Spellbinders Queen Anne’s Lace Tutorial

Spellbinders Queen Anne's Lace-Simple Stories Remember-Sympathy Card-Kathy Clement-Kathy by Design

Spellbinders Queen Anne’s Lace Tutorial with Simple Stories Remember

Hello, Friends!  This Spellbinder’s Queen Anne’s Lace Tutorial is our February 2024 Flower of the Month.  Queen Anne’s Lace grew wild in the fields and along the roadsides of my Vermont childhood.  Many and many a lazy summer afternoon was spent picking these delicate beauties and making flower crowns or bouquets with them.  I always thought they were too elegant to be considered a weed, and my mom agreed.  She told me that they were grown in formal gardens in England, and I don’t know if this is true or not.  But they should be, as I think they are one of Nature’s most beautiful offerings.

At first glance, I was afraid these flowers would be hard to make.  But I was delighted to find that they come together quickly and are very easy to make.  I’ll show  you how in the video tutorial below.

Queen Anne’s Lace and Simple Stories Remember Sympathy Card

Because of the delicate beauty of the Queen Anne’s Lace, I decided to create a sympathy card.  Simple Stories new Remember collection is gorgeous, and so appropriate for use on a sympathy or get well card.  I’ll share a peek at the patterns and images  in the video tutorial, too.

TIP: Create a lush floral arrangement by pairing your handmade flowers with pre-made flowers.  This allowed me to add various textures, sizes, and color to the arrangement.

A Peek Inside

The inside of this card has a simple, peaceful vibe.  I did create a pocket, but kept it quite simple.

After matting the tag on white cardstock, I ran a bit of ribbon through it to finish it off.  The tag doubles as a bookmark, and I love the sentiment. .  Since I grew up in a household where a cup of hot tea was pretty much the cure for anything,  I created a little tea wallet to tuck inside the pocket as well.

The sentiments in this collection are so well done.

Spellbinders Queen Anne’s Lace Tutorial on YouTube

If you’d like to learn how to make these graceful blooms as well as take a tour of the Simple Stories Remember Collection, then I hope you will enjoy this YouTube video.

 

If you missed the January Flower of the Month Tutorial, you can find it HERE.

Are you enjoying these Flower of the Month tutorials?  I’d love to hear your thoughts in the comment section below.

You can find a linked supply list below this blog post.

Thanks for stopping by, friends!

Cheerio,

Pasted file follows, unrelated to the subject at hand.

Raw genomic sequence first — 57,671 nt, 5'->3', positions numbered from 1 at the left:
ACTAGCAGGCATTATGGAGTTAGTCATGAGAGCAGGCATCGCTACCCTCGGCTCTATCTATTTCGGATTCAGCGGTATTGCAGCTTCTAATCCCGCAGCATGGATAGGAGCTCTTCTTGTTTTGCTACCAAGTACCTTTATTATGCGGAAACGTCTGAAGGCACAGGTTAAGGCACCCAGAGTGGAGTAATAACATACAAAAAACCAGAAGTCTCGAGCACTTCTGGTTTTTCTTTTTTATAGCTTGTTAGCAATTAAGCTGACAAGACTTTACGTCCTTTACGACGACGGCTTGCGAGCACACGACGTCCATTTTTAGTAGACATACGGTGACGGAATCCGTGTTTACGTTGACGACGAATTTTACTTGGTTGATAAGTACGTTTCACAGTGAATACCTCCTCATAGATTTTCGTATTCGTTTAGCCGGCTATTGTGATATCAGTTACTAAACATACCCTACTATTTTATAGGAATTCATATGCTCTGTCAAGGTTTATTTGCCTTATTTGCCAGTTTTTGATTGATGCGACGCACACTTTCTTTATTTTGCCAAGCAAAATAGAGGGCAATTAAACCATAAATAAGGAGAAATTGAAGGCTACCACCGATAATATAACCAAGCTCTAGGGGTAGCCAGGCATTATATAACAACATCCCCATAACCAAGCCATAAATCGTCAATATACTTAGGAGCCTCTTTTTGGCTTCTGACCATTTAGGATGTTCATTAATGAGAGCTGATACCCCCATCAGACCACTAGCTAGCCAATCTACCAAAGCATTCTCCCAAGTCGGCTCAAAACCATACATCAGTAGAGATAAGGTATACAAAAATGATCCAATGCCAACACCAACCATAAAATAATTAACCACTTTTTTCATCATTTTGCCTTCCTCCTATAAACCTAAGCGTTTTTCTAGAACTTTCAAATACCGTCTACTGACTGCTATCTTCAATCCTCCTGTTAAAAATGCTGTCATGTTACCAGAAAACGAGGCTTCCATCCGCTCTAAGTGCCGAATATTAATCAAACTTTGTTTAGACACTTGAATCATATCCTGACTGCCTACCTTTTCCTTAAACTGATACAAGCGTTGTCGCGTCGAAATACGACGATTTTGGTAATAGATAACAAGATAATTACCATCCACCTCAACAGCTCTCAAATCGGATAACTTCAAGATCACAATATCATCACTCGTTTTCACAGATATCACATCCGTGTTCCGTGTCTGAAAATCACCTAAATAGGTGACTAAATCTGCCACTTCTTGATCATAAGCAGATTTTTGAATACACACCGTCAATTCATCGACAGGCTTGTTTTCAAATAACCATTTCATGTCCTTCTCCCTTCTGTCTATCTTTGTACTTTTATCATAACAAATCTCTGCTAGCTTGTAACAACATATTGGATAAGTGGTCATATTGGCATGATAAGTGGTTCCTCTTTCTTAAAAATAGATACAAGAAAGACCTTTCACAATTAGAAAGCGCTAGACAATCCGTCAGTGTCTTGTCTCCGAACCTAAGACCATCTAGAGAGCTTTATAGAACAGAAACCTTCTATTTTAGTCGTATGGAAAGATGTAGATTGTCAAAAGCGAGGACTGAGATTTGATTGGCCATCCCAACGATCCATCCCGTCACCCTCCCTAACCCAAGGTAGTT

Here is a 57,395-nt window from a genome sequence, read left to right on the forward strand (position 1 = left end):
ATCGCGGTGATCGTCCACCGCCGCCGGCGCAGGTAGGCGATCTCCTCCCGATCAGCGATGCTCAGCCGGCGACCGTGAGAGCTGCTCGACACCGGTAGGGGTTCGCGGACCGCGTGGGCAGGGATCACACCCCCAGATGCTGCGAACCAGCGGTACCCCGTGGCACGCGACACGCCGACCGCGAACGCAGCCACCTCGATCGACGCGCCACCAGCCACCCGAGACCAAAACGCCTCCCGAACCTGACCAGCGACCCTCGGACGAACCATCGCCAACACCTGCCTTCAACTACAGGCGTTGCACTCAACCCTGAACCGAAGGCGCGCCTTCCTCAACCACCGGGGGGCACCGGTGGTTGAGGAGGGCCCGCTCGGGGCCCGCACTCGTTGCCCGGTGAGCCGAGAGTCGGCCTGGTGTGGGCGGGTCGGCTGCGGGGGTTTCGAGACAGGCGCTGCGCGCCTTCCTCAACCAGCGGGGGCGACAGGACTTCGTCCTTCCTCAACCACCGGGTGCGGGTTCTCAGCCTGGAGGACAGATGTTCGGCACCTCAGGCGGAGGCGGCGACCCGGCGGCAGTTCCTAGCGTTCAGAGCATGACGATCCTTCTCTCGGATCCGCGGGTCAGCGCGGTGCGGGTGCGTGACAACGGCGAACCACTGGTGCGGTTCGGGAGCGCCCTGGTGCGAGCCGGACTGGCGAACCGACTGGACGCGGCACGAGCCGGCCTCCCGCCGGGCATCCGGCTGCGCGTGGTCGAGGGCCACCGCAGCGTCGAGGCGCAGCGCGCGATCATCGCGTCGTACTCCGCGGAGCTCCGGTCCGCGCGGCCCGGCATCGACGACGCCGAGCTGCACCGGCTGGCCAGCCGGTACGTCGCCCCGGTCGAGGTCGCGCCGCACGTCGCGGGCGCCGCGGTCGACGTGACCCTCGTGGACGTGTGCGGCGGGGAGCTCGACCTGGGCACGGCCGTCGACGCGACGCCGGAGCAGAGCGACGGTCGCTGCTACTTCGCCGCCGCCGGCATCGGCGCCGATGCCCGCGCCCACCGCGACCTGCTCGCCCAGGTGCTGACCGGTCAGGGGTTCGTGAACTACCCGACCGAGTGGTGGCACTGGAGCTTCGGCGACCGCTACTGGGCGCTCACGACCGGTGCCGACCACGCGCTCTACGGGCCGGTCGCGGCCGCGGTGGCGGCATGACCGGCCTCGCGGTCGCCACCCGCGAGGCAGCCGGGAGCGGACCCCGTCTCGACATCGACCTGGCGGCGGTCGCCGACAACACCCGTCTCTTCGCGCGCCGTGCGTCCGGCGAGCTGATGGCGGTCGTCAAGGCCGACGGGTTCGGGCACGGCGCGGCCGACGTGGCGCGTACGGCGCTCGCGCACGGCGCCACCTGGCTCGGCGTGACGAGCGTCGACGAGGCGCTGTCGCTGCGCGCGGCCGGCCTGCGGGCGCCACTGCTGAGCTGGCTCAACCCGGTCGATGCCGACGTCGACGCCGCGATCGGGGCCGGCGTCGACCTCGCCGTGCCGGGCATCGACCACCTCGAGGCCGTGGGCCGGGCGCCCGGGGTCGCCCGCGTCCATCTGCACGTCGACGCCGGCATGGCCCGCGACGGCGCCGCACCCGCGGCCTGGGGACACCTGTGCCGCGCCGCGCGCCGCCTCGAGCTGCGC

kathy

SUPPLY LIST

8 thoughts on “Spellbinders Queen Anne’s Lace Tutorial

  1. Helen

    Beautifully detailed, gently presented and perfectly sympathetic for any recipient at such a sad time. Love the way you mixed the blooms and the papers, right down to dove on the inside of the tea envelope. I also see this die in a wedding bouquet type card, in behind the featured blooms, it really has many uses. Thanks for the tutorial Kathy.

  2. Rebecca Nicklin

    So pretty, Kathy and fun to see a new paper flower. Your choice of the other flowers matches the paper perfectly. I’m trying to think if I can apply this technique to making sugar Queen Anne’s Lace, nothing I’ve ever seen done before.

  3. Laura Clark

    A very beautiful card. I love the paper collection colors and patterns. You created such a pretty card with the queen annes lace flower die set

  4. Isabel

    Hello, dear Kathy! This card is simply stunning!! I love the delicate contrast of the Queen Ann’s Lace to the large mandala. The papers that you used are perfect, too. Big hugs and many blessings, dear friend!

  5. Ellen

    Hi Kathy- I too grew up with Queen Anne’s lace in the fields next door. To this day it is my favorite flower. For a year I worked in an Arizona hospital lab and one of the reagents we used was thymol. It smells like Queen Anne’s lace which reminded me of spring and summer in New York. It turns out that inhaling thymol fumes was not the healthiest thing to do, so it’s good I moved back to NY where I could rub the leaves and smell them to my heart’s content.

  6. Ellen Crevison

    Hi Kathy- I too grew up with Queen Anne’s lace in the fields next door. To this day it is my favorite flower. For a year I worked in an Arizona hospital lab and one of the reagents we used was thymol. It smells like Queen Anne’s lace which reminded me of spring and summer in New York. It turns out that inhaling thymol fumes was not the healthiest thing to do, so it’s good I moved back to NY where I could rub the leaves and smell them to my heart’s content.

  7. Lillian Lumachi

    So pretty! Love that delicate die as the focal point and then all the pretty flowers! Stunning!

  8. Joni E

    The Queen Anne’s Lace flower is beautiful! Such a wonderful card inside and out. Thank you for sharing your tips and tricks as always.

Comments are closed.